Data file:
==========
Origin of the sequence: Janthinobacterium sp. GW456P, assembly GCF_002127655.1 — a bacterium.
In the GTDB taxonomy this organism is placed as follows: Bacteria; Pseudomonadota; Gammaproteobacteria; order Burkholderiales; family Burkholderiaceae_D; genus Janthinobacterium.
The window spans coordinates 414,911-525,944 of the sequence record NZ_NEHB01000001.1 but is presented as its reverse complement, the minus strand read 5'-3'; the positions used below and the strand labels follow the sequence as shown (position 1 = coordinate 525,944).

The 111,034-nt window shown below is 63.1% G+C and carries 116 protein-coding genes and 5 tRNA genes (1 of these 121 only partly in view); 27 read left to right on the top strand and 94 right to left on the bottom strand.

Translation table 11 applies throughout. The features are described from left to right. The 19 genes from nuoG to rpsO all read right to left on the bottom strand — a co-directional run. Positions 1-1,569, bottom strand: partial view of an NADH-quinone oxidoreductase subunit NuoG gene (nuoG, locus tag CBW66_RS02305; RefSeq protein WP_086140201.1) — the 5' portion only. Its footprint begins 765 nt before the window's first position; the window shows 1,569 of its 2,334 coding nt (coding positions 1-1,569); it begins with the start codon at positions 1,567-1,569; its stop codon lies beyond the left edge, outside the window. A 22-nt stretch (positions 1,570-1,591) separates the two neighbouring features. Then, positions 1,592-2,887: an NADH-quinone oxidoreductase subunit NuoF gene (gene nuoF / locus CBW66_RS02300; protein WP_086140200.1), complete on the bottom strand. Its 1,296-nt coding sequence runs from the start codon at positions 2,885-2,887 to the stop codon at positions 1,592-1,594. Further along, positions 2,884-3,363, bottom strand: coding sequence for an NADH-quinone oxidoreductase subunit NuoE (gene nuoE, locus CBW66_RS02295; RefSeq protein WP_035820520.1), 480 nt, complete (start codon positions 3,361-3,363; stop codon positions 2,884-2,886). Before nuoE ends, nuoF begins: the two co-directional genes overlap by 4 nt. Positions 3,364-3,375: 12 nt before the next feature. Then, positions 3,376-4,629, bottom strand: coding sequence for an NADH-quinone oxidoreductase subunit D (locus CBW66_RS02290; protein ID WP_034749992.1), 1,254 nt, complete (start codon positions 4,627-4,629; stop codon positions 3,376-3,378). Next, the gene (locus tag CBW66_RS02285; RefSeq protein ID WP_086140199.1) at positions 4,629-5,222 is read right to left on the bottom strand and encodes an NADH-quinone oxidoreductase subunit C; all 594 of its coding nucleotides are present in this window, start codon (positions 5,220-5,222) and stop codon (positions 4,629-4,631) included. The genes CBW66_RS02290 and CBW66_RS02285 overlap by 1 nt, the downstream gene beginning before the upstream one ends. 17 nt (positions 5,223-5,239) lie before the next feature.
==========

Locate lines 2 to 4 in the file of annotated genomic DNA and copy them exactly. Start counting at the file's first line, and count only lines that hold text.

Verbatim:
In the GTDB taxonomy this organism is placed as follows: Bacteria; Pseudomonadota; Gammaproteobacteria; order Burkholderiales; family Burkholderiaceae_D; genus Janthinobacterium.
The window spans coordinates 414,911-525,944 of the sequence record NZ_NEHB01000001.1 but is presented as its reverse complement, the minus strand read 5'-3'; the positions used below and the strand labels follow the sequence as shown (position 1 = coordinate 525,944).

The 111,034-nt window shown below is 63.1% G+C and carries 116 protein-coding genes and 5 tRNA genes (1 of these 121 only partly in view); 27 read left to right on the top strand and 94 right to left on the bottom strand.